Canberra’s growing population is placing increased pressure on our local lakes and rivers, as excessive amounts of rubbish, leaves, gravel, cigarette butts, fertilisers, animal faeces and chemicals travel through our stormwater systems.
These systems run throughout the Capital and into the Murrumbidgee River, which then leads to the Murray-Darling Basin. Besides being a source for a third of the ACT’s drinking water, the river and basin are home to a beautiful ecosystem of birds, fish, trees and wetlands – many of which are threatened species.
To help counter this, and ensure longevity for future generations, the Australian and ACT governments have joined forces to launch a new education program – H2OK: Keeping our waterways healthy. The program is part of the ACT Healthy Waterways Project – a $93.5 million project which also includes the construction of water quality infrastructure on up to 25 sites around the ACT.
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H2OK: Keeping our waterways healthy helps residents and businesses in the ACT and surrounding regions understand the part they can play to protect our waterways. The message is simple – ‘Only rain down the stormwater drain’.
Senator for the ACT Zed Seselja says, “Monitoring tells us that many of the creeks and waterways in our urban areas aren’t that healthy and, with Canberra’s increasing population, the pressure on the ACT’s lakes and rivers and downstream in the Murrumbidgee River system will grow. It’s important we think long term to improve water quality by taking action now.”
ACT Minister for the Environment and Heritage Mick Gentleman says, “H2OK: Keeping our waterways healthy aims to reduce pollutants entering our waterways by engaging with the community and teaching people better ways to keep pollutants out of our water. The program highlights key habits that contribute to poor water quality such as raking or blowing leaves into the drains, over-fertilising and washing cars in driveways.”
The program will feature:
- A seasonal advertising campaign;
- Artwork on drain infrastructure using local artists, schools and community groups as well as informative stencils on drains;
- An education road show at local and regional events, schools and communities;
- A demonstration sites grants program to encourage best practice stormwater management on rural and residential blocks. Grant recipients will open their blocks (similar to open gardens), to show others what can be done at home to help improve water quality;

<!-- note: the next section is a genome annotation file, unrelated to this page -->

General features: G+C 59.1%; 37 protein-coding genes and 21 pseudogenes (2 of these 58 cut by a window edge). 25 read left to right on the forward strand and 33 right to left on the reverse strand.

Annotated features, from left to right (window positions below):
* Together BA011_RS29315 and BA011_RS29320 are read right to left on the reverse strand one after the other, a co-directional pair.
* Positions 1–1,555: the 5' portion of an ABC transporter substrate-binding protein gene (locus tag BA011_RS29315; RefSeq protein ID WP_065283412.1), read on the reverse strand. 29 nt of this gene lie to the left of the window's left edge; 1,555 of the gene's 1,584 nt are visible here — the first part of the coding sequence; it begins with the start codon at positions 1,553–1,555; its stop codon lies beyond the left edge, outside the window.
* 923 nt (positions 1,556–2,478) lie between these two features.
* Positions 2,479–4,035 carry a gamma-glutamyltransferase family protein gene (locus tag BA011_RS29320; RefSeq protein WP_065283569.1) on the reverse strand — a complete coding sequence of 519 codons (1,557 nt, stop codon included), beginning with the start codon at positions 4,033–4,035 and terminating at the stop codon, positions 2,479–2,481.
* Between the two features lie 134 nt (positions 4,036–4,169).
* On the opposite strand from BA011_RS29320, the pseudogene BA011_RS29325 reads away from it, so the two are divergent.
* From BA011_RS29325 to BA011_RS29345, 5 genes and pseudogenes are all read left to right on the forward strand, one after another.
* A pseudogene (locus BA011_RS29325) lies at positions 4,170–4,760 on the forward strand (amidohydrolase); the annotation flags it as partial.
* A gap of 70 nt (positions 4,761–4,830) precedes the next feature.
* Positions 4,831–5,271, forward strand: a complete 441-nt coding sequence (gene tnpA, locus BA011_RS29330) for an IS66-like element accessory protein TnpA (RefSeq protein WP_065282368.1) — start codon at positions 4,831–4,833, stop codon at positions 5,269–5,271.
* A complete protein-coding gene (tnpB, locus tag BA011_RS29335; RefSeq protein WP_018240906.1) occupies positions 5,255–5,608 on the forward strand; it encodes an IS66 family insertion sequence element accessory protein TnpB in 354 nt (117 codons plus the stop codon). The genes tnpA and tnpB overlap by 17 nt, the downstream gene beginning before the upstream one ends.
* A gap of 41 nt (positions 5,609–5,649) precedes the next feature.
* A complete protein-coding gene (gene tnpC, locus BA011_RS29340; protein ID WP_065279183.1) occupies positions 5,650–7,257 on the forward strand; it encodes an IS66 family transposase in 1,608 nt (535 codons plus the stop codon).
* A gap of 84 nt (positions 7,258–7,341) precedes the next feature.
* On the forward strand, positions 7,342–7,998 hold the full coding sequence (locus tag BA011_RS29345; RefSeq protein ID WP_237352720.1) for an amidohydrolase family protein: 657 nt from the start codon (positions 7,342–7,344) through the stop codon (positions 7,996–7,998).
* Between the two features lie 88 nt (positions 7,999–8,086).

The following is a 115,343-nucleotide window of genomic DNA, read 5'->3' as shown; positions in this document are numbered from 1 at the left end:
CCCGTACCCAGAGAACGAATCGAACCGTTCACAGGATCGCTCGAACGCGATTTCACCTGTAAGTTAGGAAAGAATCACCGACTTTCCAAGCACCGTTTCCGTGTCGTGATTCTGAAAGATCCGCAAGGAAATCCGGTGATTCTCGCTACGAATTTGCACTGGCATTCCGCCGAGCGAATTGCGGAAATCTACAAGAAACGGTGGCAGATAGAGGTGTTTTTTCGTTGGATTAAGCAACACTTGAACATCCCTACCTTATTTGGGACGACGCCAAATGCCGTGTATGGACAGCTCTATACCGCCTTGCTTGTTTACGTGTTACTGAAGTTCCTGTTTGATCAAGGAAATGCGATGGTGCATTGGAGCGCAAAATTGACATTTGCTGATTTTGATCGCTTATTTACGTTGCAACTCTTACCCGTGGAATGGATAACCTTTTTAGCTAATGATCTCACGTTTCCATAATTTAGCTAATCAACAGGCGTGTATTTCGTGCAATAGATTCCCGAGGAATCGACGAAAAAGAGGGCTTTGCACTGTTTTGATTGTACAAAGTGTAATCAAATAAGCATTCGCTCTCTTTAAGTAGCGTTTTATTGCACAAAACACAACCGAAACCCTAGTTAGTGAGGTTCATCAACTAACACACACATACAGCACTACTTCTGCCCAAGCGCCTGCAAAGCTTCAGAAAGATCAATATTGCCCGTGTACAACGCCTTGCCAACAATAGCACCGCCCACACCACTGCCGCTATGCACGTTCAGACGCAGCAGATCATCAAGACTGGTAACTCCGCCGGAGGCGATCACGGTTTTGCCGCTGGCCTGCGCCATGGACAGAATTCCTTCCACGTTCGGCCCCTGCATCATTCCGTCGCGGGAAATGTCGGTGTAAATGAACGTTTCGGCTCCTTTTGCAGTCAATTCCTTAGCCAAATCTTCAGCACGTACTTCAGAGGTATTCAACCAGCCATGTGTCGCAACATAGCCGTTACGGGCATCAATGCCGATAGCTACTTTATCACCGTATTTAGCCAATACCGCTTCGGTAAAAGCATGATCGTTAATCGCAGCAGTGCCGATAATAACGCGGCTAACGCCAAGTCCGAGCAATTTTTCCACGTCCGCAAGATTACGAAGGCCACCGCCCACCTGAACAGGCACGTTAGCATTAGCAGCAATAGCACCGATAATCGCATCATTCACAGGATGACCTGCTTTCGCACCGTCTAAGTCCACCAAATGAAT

- An ‘Adopt a Drain’ and ‘Be a Drain Defender’ program to encourage people to take action and help with the drains in their neighbourhood;
- Industry training to ensure high standards of practice like erosion and sediment control; and
- Local stormwater ambassadors who can spread the word and build catchment knowledge.
The campaign was launched on Monday and will continue until June 2019.
To get involved, here are 10 immediate things you can do to help:
- Always put litter in the bin. Stop rubbish going down the stormwater drain and into waterways.
- Keep soil and gravels on your site. Even gravel gets washed away in a heavy downpour.
- Rake up leaves and grass. Turn them into mulch or compost, take them to a green waste recycling facility or, if you have one, put them in your green waste bin. Leaves and grass that go down the drain decompose and release polluting nutrients into the water.
- Avoid using fertilisers and pesticides on your garden or block. If you must, please do so sparingly.
- Pick up after your pet. Bag the waste and put it in the bin.
- Butt out responsibly. Cigarette butts left on the pavement or flicked into the street end up in the waterways. Butts are toxic to fish and wildlife.
- Wash your car on a grassy area or at a commercial car wash, not on your driveway or footpath.
- Dispose of paints and chemicals at recycling centres not down the drain. They are toxic to waterways and local wildlife.
- Look after your septic system to prevent leaks from your property.
- Work with neighbours to defend the stormwater drains in your street. Share ideas about how we can all prevent stormwater pollution.
For more information, please visit the H20K website.
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